BOTTOM LINE: A play truly faithful to its name -- be prepared for a night of comical stories involving lots of sex with robots layered with some thoughtful topics on what it means to interact with a human-like machine.
Sex. With robots. Those three words could well sum up the review for this play –--I mean what more could you possibly want in a show? But, for the sake of those of you who are still hesitant about hopping on the 7 Train to Long Island City, I’ll delve a little deeper into this collection of short plays (and a song by Nat Cassidy) of people getting messy with their machines.
First of all, I have to say that productions by Caps Lock Theatre are pretty much an assurance of an entertaining and unforgettable experience. One of their latest productions, Mrs Mayfield’s Fifth Grade Class of ’93 20 Year Reunion, was set in a small apartment in Astoria and immersed the audience into the craziest and most bizarre house party ever. And this time, the Sex With Robots Festival is just as entertaining, combining the hilariousness of the topic with a large dose of sexual nudity and stories that will first make you laugh, then make you laugh some more, and finally, make you think. And Caps Lock is just as creative when getting funded -- they raised their complete budget for the festival through a crowdfunding campaign.
Except for one of the stories, which has the main character getting down with old DVD players and a radio system, all of the robots are extremely human like. And that’s what makes the play so interesting above all the comedy -- when these machines are so much like us, then they become us, and we start to feel human emotions towards them like empathy or jealousy. The first story, Simon Says (by Richard Lovejoy and Eric John Meyer), epitomizes this really well, showing a middle-aged man demeaning his human like robot by ordering it to do some pretty humiliating tasks: pouring water on itself, stripping at a word’s notice and then eating bananas off the table without any hands. When prodding the audience to give the robot a task, audience members responded by either giving an equally humiliating task to do (“put your penis in the glass of wine”) or by rebelling and telling the robot to ignore what his horrible master is asking him to do, which was received with much applause.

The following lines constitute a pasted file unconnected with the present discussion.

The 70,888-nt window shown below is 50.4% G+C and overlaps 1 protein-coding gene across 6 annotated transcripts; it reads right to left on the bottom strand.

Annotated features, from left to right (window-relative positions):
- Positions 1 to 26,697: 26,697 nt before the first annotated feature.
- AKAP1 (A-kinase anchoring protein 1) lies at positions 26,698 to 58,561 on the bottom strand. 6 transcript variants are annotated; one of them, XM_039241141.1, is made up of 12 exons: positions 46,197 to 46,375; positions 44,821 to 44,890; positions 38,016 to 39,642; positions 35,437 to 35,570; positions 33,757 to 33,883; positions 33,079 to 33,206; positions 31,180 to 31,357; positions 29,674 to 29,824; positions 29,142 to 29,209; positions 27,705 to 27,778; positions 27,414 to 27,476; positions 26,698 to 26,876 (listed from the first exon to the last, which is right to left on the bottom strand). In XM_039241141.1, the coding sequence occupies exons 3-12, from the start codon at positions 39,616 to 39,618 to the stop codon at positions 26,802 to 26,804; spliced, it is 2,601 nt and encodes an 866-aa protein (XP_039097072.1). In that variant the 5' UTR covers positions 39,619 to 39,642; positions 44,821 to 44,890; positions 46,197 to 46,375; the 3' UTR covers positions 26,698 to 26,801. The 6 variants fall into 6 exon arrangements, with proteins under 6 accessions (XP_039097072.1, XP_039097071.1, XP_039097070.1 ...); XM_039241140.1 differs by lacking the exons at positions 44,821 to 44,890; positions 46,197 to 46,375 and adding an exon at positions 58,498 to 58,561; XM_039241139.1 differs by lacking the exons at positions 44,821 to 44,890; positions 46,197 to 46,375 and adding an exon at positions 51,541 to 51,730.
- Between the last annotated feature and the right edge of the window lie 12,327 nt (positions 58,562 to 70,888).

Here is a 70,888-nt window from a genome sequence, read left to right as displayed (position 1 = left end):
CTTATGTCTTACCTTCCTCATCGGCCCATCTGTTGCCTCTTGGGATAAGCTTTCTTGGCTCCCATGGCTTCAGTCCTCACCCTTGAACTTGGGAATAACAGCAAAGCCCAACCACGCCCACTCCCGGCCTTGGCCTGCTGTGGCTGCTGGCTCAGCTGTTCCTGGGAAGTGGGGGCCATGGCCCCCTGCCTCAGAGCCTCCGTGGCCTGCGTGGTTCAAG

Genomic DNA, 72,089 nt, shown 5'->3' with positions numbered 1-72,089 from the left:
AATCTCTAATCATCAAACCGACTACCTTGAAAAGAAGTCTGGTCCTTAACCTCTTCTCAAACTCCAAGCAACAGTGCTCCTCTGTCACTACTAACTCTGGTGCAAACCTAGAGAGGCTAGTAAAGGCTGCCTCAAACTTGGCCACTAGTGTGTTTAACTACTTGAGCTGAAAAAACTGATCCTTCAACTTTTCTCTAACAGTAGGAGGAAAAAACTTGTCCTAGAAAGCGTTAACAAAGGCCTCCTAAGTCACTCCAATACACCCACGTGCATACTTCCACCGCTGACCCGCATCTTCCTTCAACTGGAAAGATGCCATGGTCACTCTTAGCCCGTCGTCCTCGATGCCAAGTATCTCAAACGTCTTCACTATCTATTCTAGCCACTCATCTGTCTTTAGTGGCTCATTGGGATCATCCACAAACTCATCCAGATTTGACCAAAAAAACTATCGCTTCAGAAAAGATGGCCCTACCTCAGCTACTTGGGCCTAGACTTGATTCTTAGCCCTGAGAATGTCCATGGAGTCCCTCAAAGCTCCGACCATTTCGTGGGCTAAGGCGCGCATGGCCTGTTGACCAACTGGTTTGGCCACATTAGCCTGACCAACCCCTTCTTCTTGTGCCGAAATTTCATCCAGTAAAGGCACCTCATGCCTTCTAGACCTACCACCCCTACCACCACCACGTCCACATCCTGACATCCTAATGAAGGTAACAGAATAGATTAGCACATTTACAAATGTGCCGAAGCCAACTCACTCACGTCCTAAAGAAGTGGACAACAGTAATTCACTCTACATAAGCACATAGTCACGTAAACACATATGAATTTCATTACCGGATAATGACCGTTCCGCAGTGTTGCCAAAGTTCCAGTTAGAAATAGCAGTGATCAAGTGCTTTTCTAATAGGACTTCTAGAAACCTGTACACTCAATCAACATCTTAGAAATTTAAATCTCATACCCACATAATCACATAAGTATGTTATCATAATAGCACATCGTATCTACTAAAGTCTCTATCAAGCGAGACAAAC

Another story, A Real Boy (by Natalie Zutter), shows a girl who keeps a list of her sexual partners, but does not include her personal sex robot on that list, much to his disproval and confusion. Does he not give her the best orgasms? Does he not tenderly embrace her afterwards? Does he not tolerate her adventures with others? So why shouldn’t she include him on that list? She ends the discussion reminding him that he’s just a robot, climaxing and then proceeding to reset his memory.
The stories are full of inversions of this type: a robot feeling jealous, some rough looking guys talking about the importance of foreplay when pleasuring their robot girlfriend (“I take at least 20 minutes, there’s just so much you can do”), and how a monotonous Japanese servant robot can spark the missing flame in an equally monotonous marriage. The large cast is extremely talented, combining a knack for comedy with some quality acting, especially during some of the more serious tales. You’ll also get more than an eye full of boobs, butts and penises in quite an explicit manner -- so be prepared!
If you’re up for an extremely funny, unusual and entertaining evening which will provide for some geeky conversation on your way home, get yourselves over to the Sex With Robots Festival and do it fast as it’s only on for a short run. It will be the best 18 bucks you’ll spend in a while!
(Sex with Robots Festival presented by Caps Lock Theatre plays at The Secret Theatre, 4402 23rd Street, Long Island City, through November 10, 2013. Performances are at nightly at 8pm. Tickets are $18 -- $15 for students -- available at brownpapertickets.com.)